Seeing Robert Zemeckis’ Beowulf, I was reminded of the time when director John Frankenheimer came down to the University of Southern California in 1962 to show All Fall Down. During the Q&A session which followed, a student asked why he had used an elaborate tracking shot in the opening sequence. Frankenheimer replied simply that he did it because he could; after all, he pointed out that as a director in live television dramas, such shots would have been extremely difficult or impossible. I suspect that if the same question were asked of Zemeckis about the wild zoom and traveling shots in Beowulf, his answer might be much the same, except he would substitute live-action films for live TV.
And if I had to focus on Beowulf’s greatest failing, it would certainly be its self-conscious use of not only dizzying camera moves, but also its ridiculously exaggerated camera angles and perspectives. I must assume Zemeckis is a fundamentalist who believes that you should only do in animation what you absolutely cannot do in live action, whether it makes sense of not. (Orson Welles seemed to take a similar approach viz-à-viz the theater and radio when he made Citizen Kane.) This sort of thing is further aggravated by the film’s in-your-face use of stereoscopic 3D.
This is unfortunate since Zemeckis has shown, in films like Forest Gump, that he is more than just a competent filmmaker and the script for Beowulf is not as bad as his direction makes it seem. The tale, nominally based on the classic Early English poem, of how Geatsman Beowulf rescues Denmark by slaying the monster Grendel (above) and eventually becomes king, does not really need to hide behind all the film’s cinematic pyrotechnics. And in terms of subject matter, it deals with topics many in animation have long been hoping Hollywood would tackle in animated movies.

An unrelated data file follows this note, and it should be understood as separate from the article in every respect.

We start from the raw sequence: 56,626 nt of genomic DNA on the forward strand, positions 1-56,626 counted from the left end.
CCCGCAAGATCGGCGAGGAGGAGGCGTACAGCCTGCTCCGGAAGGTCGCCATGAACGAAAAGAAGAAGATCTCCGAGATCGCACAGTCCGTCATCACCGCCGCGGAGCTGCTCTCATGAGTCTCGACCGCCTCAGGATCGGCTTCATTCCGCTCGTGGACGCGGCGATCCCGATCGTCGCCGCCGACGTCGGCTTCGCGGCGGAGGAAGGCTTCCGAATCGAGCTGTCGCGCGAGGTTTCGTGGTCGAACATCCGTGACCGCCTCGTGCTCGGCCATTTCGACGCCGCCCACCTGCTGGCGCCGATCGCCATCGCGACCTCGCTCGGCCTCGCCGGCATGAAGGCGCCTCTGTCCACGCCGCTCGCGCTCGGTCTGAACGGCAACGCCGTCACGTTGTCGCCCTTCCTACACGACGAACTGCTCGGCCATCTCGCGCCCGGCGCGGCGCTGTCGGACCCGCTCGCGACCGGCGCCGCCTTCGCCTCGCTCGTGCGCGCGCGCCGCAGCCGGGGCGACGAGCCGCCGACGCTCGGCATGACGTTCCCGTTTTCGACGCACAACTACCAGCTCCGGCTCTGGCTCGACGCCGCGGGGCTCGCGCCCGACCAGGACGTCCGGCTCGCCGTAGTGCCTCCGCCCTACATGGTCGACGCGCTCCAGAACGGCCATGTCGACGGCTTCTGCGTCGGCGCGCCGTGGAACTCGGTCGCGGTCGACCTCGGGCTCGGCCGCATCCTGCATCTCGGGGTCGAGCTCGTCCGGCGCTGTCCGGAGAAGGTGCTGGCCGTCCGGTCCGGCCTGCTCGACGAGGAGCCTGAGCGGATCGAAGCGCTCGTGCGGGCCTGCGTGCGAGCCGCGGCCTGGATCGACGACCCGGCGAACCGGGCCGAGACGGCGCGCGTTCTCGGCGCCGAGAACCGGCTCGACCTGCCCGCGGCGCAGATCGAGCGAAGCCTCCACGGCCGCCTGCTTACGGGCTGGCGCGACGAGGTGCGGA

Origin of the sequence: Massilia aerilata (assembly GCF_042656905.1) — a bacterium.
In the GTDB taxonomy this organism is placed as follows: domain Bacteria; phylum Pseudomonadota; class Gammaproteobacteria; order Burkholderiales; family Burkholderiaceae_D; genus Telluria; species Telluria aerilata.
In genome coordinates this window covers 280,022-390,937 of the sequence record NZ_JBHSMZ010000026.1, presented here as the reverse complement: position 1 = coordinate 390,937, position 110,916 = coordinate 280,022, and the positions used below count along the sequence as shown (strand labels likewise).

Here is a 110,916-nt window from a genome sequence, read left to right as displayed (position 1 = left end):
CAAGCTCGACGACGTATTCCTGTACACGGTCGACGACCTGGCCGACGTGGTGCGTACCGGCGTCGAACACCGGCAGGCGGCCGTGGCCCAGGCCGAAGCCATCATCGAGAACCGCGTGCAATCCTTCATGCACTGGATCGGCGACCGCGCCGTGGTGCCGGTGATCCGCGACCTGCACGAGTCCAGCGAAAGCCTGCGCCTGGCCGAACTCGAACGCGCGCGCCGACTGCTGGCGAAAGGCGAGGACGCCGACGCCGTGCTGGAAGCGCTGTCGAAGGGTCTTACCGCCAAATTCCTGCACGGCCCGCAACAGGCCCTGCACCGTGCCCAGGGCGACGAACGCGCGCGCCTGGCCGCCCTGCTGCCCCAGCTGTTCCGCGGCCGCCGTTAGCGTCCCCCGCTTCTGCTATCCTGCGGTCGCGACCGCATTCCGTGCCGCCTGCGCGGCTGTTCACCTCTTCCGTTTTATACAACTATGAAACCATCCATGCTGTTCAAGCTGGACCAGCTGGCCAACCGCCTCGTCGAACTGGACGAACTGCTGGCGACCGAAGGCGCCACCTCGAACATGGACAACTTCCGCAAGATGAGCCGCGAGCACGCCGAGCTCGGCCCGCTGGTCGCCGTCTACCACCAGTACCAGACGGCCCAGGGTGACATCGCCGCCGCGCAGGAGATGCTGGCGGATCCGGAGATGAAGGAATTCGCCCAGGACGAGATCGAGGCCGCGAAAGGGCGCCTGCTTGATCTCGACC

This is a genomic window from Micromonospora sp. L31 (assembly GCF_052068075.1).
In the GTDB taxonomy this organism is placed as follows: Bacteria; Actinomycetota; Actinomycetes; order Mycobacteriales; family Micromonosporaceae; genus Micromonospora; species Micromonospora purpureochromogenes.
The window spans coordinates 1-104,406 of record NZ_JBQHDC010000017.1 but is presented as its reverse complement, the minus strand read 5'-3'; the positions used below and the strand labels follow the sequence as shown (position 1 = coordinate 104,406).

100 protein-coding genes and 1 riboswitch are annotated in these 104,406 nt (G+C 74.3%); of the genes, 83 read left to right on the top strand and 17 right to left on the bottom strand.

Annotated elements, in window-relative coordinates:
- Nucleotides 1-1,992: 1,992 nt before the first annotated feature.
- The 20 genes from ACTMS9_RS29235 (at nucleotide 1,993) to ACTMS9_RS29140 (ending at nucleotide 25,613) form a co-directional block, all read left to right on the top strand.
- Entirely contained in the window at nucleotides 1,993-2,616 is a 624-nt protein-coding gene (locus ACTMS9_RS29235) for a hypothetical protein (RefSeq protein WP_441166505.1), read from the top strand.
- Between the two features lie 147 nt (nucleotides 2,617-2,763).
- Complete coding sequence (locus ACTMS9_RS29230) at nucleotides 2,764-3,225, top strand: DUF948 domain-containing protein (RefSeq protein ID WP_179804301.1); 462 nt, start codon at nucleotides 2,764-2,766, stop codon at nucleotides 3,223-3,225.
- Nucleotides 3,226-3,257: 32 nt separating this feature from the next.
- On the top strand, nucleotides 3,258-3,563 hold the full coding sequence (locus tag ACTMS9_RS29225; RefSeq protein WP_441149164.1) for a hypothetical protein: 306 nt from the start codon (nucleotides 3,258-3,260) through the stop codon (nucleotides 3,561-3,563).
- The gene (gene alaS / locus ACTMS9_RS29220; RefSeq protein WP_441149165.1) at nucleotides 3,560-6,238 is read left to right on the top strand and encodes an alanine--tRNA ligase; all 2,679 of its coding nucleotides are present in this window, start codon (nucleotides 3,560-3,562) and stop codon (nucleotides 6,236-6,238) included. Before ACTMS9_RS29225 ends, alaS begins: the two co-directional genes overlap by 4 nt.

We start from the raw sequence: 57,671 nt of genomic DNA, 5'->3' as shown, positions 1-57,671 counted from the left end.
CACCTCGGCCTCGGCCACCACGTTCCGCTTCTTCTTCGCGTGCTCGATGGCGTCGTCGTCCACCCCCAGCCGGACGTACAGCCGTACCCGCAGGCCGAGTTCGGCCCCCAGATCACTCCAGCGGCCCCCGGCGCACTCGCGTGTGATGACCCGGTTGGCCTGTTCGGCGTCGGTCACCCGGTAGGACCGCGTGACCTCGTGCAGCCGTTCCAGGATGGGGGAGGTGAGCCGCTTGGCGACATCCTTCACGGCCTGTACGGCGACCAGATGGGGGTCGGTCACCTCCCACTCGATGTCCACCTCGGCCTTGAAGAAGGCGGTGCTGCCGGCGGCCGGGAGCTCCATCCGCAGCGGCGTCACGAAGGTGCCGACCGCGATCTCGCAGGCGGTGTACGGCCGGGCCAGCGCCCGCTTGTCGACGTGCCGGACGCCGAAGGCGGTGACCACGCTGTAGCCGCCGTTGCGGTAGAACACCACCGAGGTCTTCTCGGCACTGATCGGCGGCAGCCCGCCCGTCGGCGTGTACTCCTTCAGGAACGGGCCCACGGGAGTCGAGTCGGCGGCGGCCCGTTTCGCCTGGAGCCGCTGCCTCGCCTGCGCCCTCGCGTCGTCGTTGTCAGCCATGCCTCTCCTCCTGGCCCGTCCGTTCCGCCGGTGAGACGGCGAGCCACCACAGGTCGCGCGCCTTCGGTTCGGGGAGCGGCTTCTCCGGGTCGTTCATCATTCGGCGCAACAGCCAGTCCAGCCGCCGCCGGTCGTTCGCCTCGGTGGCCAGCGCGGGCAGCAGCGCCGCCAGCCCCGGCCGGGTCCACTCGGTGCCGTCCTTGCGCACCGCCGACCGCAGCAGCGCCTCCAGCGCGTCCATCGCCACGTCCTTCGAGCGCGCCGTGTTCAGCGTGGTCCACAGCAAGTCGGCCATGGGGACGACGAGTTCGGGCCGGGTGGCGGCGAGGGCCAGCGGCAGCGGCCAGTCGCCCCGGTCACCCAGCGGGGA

The motion capture animation, a technique that causes much of the animation blogosphere to foam at the mouth, is generally acceptable, despite the vacuous nature of some of the characters’ expressions. It is no secret that one of the attractions of motion capture to directors like Zemeckis is that they see it as a less threatening way to do animation; performance capture animation, which is is their preferred terminology, has enough similarities to live-action to make it comfortable. However, in the process he seems to have forgotten how to make a decent film; in comparison, Happy Feet, another motion capture effort from a live-action director (George Miller of Mad Max and Babe fame), is a masterpiece.
Now I’m more curious than ever to see Grendel, Grendel, Grendel, Alexander Stitt’s 1981 Australian animated version of John Gardner’s novel, which tells the story from the monster’s point of view.